The Giants are expecting another sellout crowd at AT&T on Monday night, less than 24 hours after yet another example of fan violence at a Bay Area sporting event. On Sunday during the Giants-A’s game at the Oakland-Alameda County Coliseum a fight between several fans was captured on video and posted on YouTube. The video lasts about a minute and shows Oakland Police responding to break up the fighting about 30 seconds after the video begins. Requests by NBC Bay Area for details on the fight and a police report to the Oakland Police Department have not yet been provided.
The NBC Investigative Unit has exposed problems with fan violence at virtually every Bay Area sporting venue, including a fight at Candlestick Park last December before the 49ers-Steelers game. Sixty-six-year-old Los Gatos resident Manuel Austin Jr. was beaten and bruised during a fight that broke out before the game started. His injuries included broken teeth, black eye and several bruises. Six months after that fight, the San Francisco Police department’s investigation remains open.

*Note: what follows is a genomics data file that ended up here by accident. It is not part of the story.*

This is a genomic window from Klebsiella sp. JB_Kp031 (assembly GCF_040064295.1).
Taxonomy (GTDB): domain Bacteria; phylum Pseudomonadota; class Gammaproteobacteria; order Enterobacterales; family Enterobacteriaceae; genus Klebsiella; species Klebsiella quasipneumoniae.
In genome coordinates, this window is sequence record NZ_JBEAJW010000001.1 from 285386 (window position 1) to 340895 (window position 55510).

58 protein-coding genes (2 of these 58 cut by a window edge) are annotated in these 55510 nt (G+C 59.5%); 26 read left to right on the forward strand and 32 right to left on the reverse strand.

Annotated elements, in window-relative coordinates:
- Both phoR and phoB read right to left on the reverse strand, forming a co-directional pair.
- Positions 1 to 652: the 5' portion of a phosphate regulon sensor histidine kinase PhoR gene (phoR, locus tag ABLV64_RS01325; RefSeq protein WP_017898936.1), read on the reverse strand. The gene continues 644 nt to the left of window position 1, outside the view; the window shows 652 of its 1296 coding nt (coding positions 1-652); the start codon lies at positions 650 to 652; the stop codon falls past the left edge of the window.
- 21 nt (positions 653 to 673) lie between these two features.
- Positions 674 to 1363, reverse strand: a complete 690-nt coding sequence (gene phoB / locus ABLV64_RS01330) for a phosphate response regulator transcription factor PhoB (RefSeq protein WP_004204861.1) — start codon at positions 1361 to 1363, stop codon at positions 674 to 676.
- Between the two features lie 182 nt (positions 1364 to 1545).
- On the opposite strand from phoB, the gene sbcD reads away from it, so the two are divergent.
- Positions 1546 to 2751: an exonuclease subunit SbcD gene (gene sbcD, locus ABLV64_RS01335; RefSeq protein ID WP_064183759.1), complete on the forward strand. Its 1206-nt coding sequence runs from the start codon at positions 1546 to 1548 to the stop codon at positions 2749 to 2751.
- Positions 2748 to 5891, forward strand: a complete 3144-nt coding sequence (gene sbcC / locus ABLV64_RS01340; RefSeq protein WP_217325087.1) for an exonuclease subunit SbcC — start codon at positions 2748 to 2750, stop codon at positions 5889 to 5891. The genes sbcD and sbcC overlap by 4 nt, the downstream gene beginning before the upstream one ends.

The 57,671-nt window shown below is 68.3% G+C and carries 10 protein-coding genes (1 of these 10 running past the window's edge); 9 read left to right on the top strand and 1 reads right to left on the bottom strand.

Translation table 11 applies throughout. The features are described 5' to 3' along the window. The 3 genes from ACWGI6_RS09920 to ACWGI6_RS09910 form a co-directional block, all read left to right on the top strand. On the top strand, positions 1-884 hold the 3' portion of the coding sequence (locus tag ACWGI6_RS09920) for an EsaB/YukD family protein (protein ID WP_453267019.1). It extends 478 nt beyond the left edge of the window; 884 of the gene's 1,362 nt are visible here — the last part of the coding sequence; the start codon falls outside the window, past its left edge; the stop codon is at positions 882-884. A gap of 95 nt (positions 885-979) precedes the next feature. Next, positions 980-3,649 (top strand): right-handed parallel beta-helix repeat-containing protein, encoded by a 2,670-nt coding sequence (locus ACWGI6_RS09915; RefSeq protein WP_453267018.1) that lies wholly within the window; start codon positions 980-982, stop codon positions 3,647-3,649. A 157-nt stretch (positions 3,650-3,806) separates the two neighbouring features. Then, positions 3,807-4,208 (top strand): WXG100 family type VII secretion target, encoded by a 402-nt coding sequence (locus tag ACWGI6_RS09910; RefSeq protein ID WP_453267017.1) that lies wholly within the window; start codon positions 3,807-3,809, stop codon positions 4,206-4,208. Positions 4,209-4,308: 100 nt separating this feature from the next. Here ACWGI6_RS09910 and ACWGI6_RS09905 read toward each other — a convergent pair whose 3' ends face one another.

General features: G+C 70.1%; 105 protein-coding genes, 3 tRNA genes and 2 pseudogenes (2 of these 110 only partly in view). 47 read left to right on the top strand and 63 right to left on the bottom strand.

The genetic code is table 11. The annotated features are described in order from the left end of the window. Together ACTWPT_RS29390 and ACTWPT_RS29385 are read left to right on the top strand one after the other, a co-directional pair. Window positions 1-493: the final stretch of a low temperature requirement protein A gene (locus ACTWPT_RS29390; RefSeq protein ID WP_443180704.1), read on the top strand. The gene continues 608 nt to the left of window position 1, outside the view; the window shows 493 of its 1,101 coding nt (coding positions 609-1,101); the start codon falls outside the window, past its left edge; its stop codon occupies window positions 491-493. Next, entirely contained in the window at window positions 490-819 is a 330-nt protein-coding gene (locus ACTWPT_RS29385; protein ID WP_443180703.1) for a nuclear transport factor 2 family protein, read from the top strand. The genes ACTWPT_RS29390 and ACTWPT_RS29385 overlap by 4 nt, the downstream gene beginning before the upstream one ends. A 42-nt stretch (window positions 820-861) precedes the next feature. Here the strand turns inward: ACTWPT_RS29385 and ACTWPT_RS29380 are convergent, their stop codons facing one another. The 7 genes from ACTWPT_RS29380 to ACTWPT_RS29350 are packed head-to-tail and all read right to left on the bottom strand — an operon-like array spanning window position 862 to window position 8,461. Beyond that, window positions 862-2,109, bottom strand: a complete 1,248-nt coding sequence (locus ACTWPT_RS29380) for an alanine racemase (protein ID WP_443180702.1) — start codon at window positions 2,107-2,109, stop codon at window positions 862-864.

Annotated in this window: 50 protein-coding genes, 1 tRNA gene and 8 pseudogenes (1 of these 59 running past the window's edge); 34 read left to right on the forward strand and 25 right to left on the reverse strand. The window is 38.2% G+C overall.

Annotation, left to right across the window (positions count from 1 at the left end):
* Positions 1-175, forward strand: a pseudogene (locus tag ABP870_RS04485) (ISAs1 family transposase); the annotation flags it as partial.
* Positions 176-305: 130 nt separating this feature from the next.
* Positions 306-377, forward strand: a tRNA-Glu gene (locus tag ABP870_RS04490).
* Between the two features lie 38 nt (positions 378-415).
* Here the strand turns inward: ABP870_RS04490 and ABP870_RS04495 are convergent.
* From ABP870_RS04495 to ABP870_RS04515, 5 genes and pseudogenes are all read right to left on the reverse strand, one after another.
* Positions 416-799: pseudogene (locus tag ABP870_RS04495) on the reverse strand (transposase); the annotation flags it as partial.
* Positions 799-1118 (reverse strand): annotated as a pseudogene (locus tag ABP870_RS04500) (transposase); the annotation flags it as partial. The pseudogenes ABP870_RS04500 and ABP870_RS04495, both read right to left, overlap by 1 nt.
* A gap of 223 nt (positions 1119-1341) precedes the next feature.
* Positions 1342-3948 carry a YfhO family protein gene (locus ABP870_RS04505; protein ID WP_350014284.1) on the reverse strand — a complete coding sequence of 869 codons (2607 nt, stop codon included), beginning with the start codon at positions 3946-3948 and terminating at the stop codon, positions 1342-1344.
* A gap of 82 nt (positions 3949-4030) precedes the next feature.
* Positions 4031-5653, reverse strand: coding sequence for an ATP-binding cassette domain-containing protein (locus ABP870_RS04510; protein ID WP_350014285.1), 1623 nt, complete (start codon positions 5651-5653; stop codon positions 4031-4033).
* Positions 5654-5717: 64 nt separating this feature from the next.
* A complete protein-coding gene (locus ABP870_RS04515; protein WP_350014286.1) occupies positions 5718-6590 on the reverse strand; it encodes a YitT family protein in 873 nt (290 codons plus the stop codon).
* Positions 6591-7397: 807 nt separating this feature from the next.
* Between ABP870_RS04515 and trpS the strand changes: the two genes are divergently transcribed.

On Monday, San Francisco Mayor Ed Lee and the San Francisco Police Department announced plans to step up the law enforcement presence and tactics for this week’s Giants-Dodgers series. Mayor Lee said in the wake of the Brian Stowe incident last year in Los Angeles the city wants to do everything possible to maintain a quality family experience at AT&T Park. The NBC Bay Area Investigative Unit reviewed hundreds of SFPD Police records and discovered the concern by the Mayor is valid. The records showed of the four Giants games producing the most ejections and citations last year, three were games against the Los Angeles Dodgers.
Officer Gordon Shyy of the San Francisco Police Department told NBC Bay Area, “We know there have been problems in the past with as big as the rivalry is. We just hope there are not problems but if there are we will be able to address them.”
On Monday, the San Francisco Police Department announced that for the first time at a Giants game they would use undercover officers dressed in Dodgers gear in an effort to manage issues of fan violence.
“In the event there are any problems they are going to be able to address those immediately,” Officer Shyy added.